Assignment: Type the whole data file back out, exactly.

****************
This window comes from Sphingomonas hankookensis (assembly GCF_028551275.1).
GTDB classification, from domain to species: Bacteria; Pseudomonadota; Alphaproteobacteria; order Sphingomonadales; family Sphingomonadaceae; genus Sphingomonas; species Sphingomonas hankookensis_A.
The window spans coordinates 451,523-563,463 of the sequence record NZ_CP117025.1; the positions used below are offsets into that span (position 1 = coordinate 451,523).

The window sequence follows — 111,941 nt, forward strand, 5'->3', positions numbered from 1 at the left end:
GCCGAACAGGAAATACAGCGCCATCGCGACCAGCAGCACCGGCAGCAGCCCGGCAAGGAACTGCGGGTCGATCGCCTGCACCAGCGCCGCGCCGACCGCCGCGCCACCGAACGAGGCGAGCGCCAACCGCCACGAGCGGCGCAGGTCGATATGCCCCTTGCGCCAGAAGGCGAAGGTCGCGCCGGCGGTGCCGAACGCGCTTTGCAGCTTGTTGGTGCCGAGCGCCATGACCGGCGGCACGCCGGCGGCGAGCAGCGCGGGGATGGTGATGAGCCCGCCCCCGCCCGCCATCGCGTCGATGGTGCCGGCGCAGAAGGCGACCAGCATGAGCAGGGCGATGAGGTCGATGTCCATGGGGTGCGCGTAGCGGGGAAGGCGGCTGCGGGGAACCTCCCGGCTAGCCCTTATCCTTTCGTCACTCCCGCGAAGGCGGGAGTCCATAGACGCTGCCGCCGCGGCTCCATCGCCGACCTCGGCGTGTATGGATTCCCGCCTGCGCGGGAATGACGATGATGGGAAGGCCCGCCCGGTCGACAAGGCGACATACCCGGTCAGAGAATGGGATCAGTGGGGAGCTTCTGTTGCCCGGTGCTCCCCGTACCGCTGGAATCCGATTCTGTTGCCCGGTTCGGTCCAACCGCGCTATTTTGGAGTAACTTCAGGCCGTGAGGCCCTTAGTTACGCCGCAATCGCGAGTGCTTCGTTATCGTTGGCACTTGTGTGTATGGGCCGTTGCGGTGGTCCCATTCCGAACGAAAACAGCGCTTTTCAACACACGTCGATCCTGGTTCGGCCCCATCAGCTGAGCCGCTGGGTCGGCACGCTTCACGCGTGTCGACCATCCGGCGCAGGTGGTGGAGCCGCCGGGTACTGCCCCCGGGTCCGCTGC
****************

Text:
This window comes from Sphingomonas hankookensis (assembly GCF_028551275.1).
GTDB classification, from domain to species: Bacteria; Pseudomonadota; Alphaproteobacteria; order Sphingomonadales; family Sphingomonadaceae; genus Sphingomonas; species Sphingomonas hankookensis_A.
The window spans coordinates 451,523-563,463 of the sequence record NZ_CP117025.1; the positions used below are offsets into that span (position 1 = coordinate 451,523).

The window sequence follows — 111,941 nt, forward strand, 5'->3', positions numbered from 1 at the left end:
GCCGAACAGGAAATACAGCGCCATCGCGACCAGCAGCACCGGCAGCAGCCCGGCAAGGAACTGCGGGTCGATCGCCTGCACCAGCGCCGCGCCGACCGCCGCGCCACCGAACGAGGCGAGCGCCAACCGCCACGAGCGGCGCAGGTCGATATGCCCCTTGCGCCAGAAGGCGAAGGTCGCGCCGGCGGTGCCGAACGCGCTTTGCAGCTTGTTGGTGCCGAGCGCCATGACCGGCGGCACGCCGGCGGCGAGCAGCGCGGGGATGGTGATGAGCCCGCCCCCGCCCGCCATCGCGTCGATGGTGCCGGCGCAGAAGGCGACCAGCATGAGCAGGGCGATGAGGTCGATGTCCATGGGGTGCGCGTAGCGGGGAAGGCGGCTGCGGGGAACCTCCCGGCTAGCCCTTATCCTTTCGTCACTCCCGCGAAGGCGGGAGTCCATAGACGCTGCCGCCGCGGCTCCATCGCCGACCTCGGCGTGTATGGATTCCCGCCTGCGCGGGAATGACGATGATGGGAAGGCCCGCCCGGTCGACAAGGCGACATACCCGGTCAGAGAATGGGATCAGTGGGGAGCTTCTGTTGCCCGGTGCTCCCCGTACCGCTGGAATCCGATTCTGTTGCCCGGTTCGGTCCAACCGCGCTATTTTGGAGTAACTTCAGGCCGTGAGGCCCTTAGTTACGCCGCAATCGCGAGTGCTTCGTTATCGTTGGCACTTGTGTGTATGGGCCGTTGCGGTGGTCCCATTCCGAACGAAAACAGCGCTTTTCAACACACGTCGATCCTGGTTCGGCCCCATCAGCTGAGCCGCTGGGTCGGCACGCTTCACGCGTGTCGACCATCCGGCGCAGGTGGTGGAGCCGCCGGGTACTGCCCCCGGGTCCGCTGC